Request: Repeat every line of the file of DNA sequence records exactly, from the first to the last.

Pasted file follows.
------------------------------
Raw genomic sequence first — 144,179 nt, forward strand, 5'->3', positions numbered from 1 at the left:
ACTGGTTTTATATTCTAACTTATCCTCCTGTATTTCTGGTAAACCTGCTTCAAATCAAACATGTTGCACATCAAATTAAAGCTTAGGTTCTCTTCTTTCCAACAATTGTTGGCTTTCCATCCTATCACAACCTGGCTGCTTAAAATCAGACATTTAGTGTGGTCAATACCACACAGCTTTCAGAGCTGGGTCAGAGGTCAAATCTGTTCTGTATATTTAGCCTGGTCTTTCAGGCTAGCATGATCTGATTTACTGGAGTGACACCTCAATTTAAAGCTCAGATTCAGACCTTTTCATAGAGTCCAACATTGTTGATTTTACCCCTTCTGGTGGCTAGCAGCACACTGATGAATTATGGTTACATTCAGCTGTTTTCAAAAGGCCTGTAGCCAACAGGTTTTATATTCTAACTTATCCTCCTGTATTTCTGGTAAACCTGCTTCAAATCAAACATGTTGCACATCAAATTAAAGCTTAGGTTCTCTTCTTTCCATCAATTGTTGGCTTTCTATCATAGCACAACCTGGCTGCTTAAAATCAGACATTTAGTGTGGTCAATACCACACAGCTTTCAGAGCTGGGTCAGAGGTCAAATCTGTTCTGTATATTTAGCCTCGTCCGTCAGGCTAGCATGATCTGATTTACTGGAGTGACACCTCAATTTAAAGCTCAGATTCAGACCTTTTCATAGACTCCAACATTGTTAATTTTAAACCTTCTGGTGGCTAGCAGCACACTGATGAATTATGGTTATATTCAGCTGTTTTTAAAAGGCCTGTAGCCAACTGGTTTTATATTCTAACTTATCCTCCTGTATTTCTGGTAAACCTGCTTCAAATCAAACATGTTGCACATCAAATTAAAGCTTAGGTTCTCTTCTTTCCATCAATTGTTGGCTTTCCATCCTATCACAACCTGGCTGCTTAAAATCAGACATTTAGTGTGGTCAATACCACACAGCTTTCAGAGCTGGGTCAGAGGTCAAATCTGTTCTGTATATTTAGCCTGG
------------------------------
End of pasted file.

Raw genomic sequence first — 144,179 nt, forward strand, 5'->3', positions numbered from 1 at the left:
ACTGGTTTTATATTCTAACTTATCCTCCTGTATTTCTGGTAAACCTGCTTCAAATCAAACATGTTGCACATCAAATTAAAGCTTAGGTTCTCTTCTTTCCAACAATTGTTGGCTTTCCATCCTATCACAACCTGGCTGCTTAAAATCAGACATTTAGTGTGGTCAATACCACACAGCTTTCAGAGCTGGGTCAGAGGTCAAATCTGTTCTGTATATTTAGCCTGGTCTTTCAGGCTAGCATGATCTGATTTACTGGAGTGACACCTCAATTTAAAGCTCAGATTCAGACCTTTTCATAGAGTCCAACATTGTTGATTTTACCCCTTCTGGTGGCTAGCAGCACACTGATGAATTATGGTTACATTCAGCTGTTTTCAAAAGGCCTGTAGCCAACAGGTTTTATATTCTAACTTATCCTCCTGTATTTCTGGTAAACCTGCTTCAAATCAAACATGTTGCACATCAAATTAAAGCTTAGGTTCTCTTCTTTCCATCAATTGTTGGCTTTCTATCATAGCACAACCTGGCTGCTTAAAATCAGACATTTAGTGTGGTCAATACCACACAGCTTTCAGAGCTGGGTCAGAGGTCAAATCTGTTCTGTATATTTAGCCTCGTCCGTCAGGCTAGCATGATCTGATTTACTGGAGTGACACCTCAATTTAAAGCTCAGATTCAGACCTTTTCATAGACTCCAACATTGTTAATTTTAAACCTTCTGGTGGCTAGCAGCACACTGATGAATTATGGTTATATTCAGCTGTTTTTAAAAGGCCTGTAGCCAACTGGTTTTATATTCTAACTTATCCTCCTGTATTTCTGGTAAACCTGCTTCAAATCAAACATGTTGCACATCAAATTAAAGCTTAGGTTCTCTTCTTTCCATCAATTGTTGGCTTTCCATCCTATCACAACCTGGCTGCTTAAAATCAGACATTTAGTGTGGTCAATACCACACAGCTTTCAGAGCTGGGTCAGAGGTCAAATCTGTTCTGTATATTTAGCCTGG